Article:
At a glance.
- US Federal Trade Commission issues guidance on the use of artificial intelligence.
- China urges international condemnation of attacks on organizations responding to the pandemic.
- Czechs continue to suspect a Russian hand behind a current campaign against healthcare facilities.
- British government urged by security services to avoid Zoom.
US Federal Trade Commission's guidance on the use of AI.
Earlier this month the FTC issued guidance on the appropriate use of artificial intelligence "and algorithms." Any such use should be “transparent, explainable, fair, and empirically sound, while fostering accountability.” None of this is particularly surprising, but Cooley has a blog post in which they consider the implications of the FTC's guidance. Transparency, for example, means that companies should not use AI to give consumers the impression that they're in contact with a natural person. Fairness implies that AI should not be used in a way that discriminates invidiously against a protected class of individuals. AI models used to determine such things as credit worthiness should be empirically sound. A commitment to empirical soundness also suggests that it should be possible for “outside, objective observers” to “independently test the algorithm.” And companies should clearly communicate the results of applying AI or algorithms to their particular cases and circumstances.
Much of the FTC's guidance clearly has the credit industry in mind, but it extends to other areas as well. Cooley thinks companies would do well to consider the antitrust implications of using artificial intelligence.
Taking hospitals off the cyber target lists?
The Wuhan Institute of Virology is among organizations receiving the attentions of hackers. Employees' email accounts have been compromised, the South China Morning Post reports. The level-4 research facility has been the subject of repeated speculation that COVID-19 accidentally escaped from the labs there, and did not originate in the city's wet markets. But it’s FireEye's midweek report describing their recent look at APT32 has prompted a call from Beijing (as Reuters says) urging all nations to condemn any attack on an organization involved in working against the pandemic.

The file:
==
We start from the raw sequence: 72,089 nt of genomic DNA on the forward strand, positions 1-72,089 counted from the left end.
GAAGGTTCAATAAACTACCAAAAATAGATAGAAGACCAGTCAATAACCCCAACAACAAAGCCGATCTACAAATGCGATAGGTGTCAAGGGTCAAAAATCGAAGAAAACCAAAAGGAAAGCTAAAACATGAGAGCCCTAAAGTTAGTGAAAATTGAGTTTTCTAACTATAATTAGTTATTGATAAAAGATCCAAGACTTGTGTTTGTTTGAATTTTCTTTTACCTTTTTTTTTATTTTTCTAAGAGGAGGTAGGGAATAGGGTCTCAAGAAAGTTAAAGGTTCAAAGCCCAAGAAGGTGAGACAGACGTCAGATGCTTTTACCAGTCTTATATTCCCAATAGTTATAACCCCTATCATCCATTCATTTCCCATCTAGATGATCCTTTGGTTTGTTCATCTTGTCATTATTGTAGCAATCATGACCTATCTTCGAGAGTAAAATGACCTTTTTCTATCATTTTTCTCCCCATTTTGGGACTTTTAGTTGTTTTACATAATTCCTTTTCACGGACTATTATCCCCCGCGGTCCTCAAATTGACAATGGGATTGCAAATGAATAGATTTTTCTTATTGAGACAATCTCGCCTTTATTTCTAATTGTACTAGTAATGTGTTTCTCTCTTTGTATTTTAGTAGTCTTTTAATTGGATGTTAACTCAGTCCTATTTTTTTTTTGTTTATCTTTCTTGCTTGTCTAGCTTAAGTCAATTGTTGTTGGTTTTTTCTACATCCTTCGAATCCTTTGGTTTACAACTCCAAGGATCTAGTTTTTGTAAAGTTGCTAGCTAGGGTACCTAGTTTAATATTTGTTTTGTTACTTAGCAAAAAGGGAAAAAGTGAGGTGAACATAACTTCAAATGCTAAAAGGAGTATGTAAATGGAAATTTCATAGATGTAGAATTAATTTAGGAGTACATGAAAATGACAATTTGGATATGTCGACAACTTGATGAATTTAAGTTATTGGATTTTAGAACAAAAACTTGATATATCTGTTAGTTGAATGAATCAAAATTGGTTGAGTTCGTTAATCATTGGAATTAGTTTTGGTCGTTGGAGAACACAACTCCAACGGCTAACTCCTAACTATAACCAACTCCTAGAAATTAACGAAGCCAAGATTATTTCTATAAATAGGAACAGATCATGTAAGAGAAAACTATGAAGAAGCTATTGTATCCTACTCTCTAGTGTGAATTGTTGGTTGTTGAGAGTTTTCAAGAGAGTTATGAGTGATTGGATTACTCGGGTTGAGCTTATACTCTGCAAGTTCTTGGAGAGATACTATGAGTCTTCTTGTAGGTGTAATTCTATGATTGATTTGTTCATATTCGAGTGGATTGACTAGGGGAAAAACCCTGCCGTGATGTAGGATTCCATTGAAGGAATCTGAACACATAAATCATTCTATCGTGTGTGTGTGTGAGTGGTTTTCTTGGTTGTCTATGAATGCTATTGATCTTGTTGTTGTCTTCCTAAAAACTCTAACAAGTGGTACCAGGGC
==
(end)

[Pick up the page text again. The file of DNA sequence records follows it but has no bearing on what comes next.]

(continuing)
There's surely substantial international sentiment for placing biomedical facilities in a protected category, off-limits to cyberattack the way the laws of armed conflict prohibit most deliberate attacks against hospitals. It's not clear, however, that APT32, a threat actor associated with the Vietnamese government, is engaged in destructive or disruptive attacks. FireEye concluded the APT has been conducting "intrusion campaigns" against Chinese targets involved with responding to the pandemic, especially China's Ministry of Emergency Management and the local government of Wuhan. These seem to be more in the nature of espionage. Vietnam has denied any involvement, telling Reuters that the accusations are "baseless."
An ongoing campaign against hospitals.
An arguably more menacing threat to hospitals is playing out in the Czech Republic, which continues to look toward Russia as the source of recent cyber incidents in the nation’s medical facilities.
Tension between Prague and Moscow continues, Radio Free Europe | Radio Liberty reports. Removal of a Prague statue of Soviet Marshall Konev, who led the army group that drove through Czechoslovakia in 1945, but who also crushed the Hungarian revolution of 1956 and was instrumental in erecting the Berlin Wall, has given offense to Moscow. So has renaming the street on which Russia's embassy is located in Prague to honor former Russian Deputy Prime Minister Boris Nemtsov. The inveterate critic of President Putin was murdered outside the Kremlin in 2015. Moscow regards both acts as deliberate Czech provocations, and Moscow isn't disposed to take such provocations lightly: the precipitating cause of the 2007 cyberwar (or cyber riot) Russia organized against Estonia was the Baltic country's removal of a Soviet-era monument to the Great Patriotic War. In 2017 Foreign Policy published a 10-year retrospective on that conflict.
On the Czech side, there's widespread outrage over cyber operations—reconnaissance and battlespace preparation for the most part—that affected healthcare facilities during the current pandemic. These activities increasingly look like the work of Russian operators.
British government organizations asked to avoid Zoom.
British security services have urged the government to avoid using Zoom. The Guardian writes that their specific concern is that traffic over the platform is vulnerable to interception, and specifically to interception by Chinese operators.